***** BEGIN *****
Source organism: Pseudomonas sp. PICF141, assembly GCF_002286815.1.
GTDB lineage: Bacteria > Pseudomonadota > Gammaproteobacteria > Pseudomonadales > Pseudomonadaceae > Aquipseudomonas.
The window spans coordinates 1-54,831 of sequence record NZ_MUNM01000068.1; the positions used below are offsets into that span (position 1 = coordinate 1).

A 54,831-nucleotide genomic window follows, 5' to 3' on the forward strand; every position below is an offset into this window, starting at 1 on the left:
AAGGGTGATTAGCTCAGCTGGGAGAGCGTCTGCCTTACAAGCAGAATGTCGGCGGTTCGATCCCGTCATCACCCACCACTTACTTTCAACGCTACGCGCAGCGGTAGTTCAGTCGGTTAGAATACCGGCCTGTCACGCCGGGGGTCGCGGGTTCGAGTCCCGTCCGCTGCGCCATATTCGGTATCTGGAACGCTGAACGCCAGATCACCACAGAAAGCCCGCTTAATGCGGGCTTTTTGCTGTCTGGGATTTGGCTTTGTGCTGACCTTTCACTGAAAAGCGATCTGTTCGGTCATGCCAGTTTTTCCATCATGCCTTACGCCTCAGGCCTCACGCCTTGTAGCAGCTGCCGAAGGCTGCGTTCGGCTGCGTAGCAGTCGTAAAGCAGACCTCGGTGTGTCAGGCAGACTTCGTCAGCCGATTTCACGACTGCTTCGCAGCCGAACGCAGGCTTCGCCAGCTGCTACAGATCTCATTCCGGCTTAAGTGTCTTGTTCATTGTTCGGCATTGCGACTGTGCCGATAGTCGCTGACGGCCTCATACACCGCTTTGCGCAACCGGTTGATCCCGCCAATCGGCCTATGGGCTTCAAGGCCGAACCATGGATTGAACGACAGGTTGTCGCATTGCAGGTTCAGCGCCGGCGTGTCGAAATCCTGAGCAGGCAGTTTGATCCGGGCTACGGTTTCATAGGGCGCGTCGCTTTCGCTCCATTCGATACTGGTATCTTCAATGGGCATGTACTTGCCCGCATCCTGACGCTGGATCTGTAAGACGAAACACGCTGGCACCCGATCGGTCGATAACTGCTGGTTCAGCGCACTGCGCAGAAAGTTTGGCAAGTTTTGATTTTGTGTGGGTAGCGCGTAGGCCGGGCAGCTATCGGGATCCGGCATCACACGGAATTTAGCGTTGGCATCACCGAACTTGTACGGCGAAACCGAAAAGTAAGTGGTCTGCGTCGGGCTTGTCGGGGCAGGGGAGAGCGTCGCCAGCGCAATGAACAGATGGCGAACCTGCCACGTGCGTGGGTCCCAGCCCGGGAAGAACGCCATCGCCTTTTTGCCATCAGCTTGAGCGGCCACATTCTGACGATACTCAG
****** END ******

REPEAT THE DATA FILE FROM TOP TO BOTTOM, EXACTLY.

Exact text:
Source organism: Pseudomonas sp. PICF141, assembly GCF_002286815.1.
GTDB lineage: Bacteria > Pseudomonadota > Gammaproteobacteria > Pseudomonadales > Pseudomonadaceae > Aquipseudomonas.
The window spans coordinates 1-54,831 of sequence record NZ_MUNM01000068.1; the positions used below are offsets into that span (position 1 = coordinate 1).

A 54,831-nucleotide genomic window follows, 5' to 3' on the forward strand; every position below is an offset into this window, starting at 1 on the left:
AAGGGTGATTAGCTCAGCTGGGAGAGCGTCTGCCTTACAAGCAGAATGTCGGCGGTTCGATCCCGTCATCACCCACCACTTACTTTCAACGCTACGCGCAGCGGTAGTTCAGTCGGTTAGAATACCGGCCTGTCACGCCGGGGGTCGCGGGTTCGAGTCCCGTCCGCTGCGCCATATTCGGTATCTGGAACGCTGAACGCCAGATCACCACAGAAAGCCCGCTTAATGCGGGCTTTTTGCTGTCTGGGATTTGGCTTTGTGCTGACCTTTCACTGAAAAGCGATCTGTTCGGTCATGCCAGTTTTTCCATCATGCCTTACGCCTCAGGCCTCACGCCTTGTAGCAGCTGCCGAAGGCTGCGTTCGGCTGCGTAGCAGTCGTAAAGCAGACCTCGGTGTGTCAGGCAGACTTCGTCAGCCGATTTCACGACTGCTTCGCAGCCGAACGCAGGCTTCGCCAGCTGCTACAGATCTCATTCCGGCTTAAGTGTCTTGTTCATTGTTCGGCATTGCGACTGTGCCGATAGTCGCTGACGGCCTCATACACCGCTTTGCGCAACCGGTTGATCCCGCCAATCGGCCTATGGGCTTCAAGGCCGAACCATGGATTGAACGACAGGTTGTCGCATTGCAGGTTCAGCGCCGGCGTGTCGAAATCCTGAGCAGGCAGTTTGATCCGGGCTACGGTTTCATAGGGCGCGTCGCTTTCGCTCCATTCGATACTGGTATCTTCAATGGGCATGTACTTGCCCGCATCCTGACGCTGGATCTGTAAGACGAAACACGCTGGCACCCGATCGGTCGATAACTGCTGGTTCAGCGCACTGCGCAGAAAGTTTGGCAAGTTTTGATTTTGTGTGGGTAGCGCGTAGGCCGGGCAGCTATCGGGATCCGGCATCACACGGAATTTAGCGTTGGCATCACCGAACTTGTACGGCGAAACCGAAAAGTAAGTGGTCTGCGTCGGGCTTGTCGGGGCAGGGGAGAGCGTCGCCAGCGCAATGAACAGATGGCGAACCTGCCACGTGCGTGGGTCCCAGCCCGGGAAGAACGCCATCGCCTTTTTGCCATCAGCTTGAGCGGCCACATTCTGACGATACTCAG